Admitted to All 8 Ivies: What It Really Means

The other day, I read a report in The Huffington Post that Kwasi Enin, a high schooler from Long Island, was accepted to all eight colleges in the Ivy League, plus Duke and three SUNY colleges. 

Holy bananas!  Where will he choose to attend???

The truth is, it doesn't matter all that much which school Kwasi attends for his undergrad: not because he would have the same experience at each of them (he wouldn't -- each school has its own "flavor") and not only because he's choosing from top-level schools. 

The reason that Kwasi's success doesn't depend on which school he attends is because Kwasi has cracked the "big secret" that I hope to instill in every one of my students: ultimately, the power to succeed lies in you. 

External factors shape our life experience. I'm not minimizing that idea.

But, I have a hunch that even if Kwasi decides to attend one of the SUNY schools, he will be highly successful in life because he knows how to dedicate his time, energy and power into achieving positive results.

Kwasi wasn't accepted to these schools by mistake: he graduated in the top 2 percent of his high school class, he scored in the top 1 percent on his SATs, and he is a first-generation American (his parents immigrated from Ghana). Note: he did NOT earn a perfect 2400 on the SAT...  You don't need a perfect score to succeed.

Now, not everyone who ranks in the top 2 percent of their high school classes or who scores in the top 1 percent on the SAT will gain admission to Harvard. And that's okay! Everyone who has achieved feats such as these -- or accomplishments not as easily quantified, such as writing a first novel or making a consistent positive contribution to their community -- has honed values and habits that will serve them as they progress through life: in college and beyond.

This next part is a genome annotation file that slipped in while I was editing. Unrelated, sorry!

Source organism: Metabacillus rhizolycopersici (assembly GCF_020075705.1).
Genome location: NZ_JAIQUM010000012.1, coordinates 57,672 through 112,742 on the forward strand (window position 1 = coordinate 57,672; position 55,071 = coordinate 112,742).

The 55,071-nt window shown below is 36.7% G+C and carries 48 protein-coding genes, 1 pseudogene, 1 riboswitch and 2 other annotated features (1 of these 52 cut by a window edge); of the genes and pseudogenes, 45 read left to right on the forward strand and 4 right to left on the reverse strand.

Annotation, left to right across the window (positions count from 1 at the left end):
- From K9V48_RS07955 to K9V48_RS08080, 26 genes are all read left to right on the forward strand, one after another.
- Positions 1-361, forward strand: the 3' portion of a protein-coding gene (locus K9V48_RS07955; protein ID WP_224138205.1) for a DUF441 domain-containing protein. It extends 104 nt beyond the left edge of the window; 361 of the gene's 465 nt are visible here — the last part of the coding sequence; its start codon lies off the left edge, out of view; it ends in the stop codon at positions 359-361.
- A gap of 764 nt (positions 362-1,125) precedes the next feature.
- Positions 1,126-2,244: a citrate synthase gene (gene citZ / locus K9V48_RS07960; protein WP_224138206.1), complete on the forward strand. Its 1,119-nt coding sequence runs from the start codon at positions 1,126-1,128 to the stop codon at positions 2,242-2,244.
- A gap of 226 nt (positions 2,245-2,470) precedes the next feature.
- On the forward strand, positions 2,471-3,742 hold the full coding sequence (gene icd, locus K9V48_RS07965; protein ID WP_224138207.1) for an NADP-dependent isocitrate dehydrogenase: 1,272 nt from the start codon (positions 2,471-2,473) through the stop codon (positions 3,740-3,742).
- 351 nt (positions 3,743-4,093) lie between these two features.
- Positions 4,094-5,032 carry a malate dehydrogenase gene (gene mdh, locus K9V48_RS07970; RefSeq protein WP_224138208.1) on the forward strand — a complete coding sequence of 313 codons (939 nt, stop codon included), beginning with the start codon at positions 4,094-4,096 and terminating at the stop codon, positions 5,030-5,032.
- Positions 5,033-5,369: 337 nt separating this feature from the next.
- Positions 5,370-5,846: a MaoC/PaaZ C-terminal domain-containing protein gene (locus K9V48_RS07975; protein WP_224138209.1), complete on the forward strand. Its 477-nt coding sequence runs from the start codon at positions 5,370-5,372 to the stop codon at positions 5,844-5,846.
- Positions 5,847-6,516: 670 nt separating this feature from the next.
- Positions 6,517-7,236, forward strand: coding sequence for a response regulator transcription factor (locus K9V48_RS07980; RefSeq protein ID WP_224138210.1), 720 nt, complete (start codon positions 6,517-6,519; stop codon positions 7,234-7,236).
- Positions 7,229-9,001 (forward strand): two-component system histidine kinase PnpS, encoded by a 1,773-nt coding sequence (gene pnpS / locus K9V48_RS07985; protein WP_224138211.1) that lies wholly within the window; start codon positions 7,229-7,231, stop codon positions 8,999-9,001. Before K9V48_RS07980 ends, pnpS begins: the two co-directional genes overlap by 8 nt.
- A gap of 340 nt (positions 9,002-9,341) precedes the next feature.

If you don't believe that you have achieved anything particularly remarkable by age 17, that's okay, too. We hadn't heard of most world leaders by the time they reached 17. Part of the journey of life is finding the area in which we can make the biggest, most positive contribution and then following through with this awareness.

What's important to know is that by developing who you are on the inside, you will affect your external experience. 

Making a commitment. Working towards a goal with consistent, conscious actions. Being kind to yourself and to others. These are the things that matter. These are the things that will determine your success in the bigger scheme of life. 

No college can give you that strength of character if you don't intend to develop it, and no college can take away the benefits of intending to develop that internal strength if you're already on the path towards nourishing it.

At the end of the day, as impressive as it is to earn admission to eight Ivies, Kwasi will be able to matriculate at only one college. The journey doesn't end with the admissions letter. The journey is only beginning.

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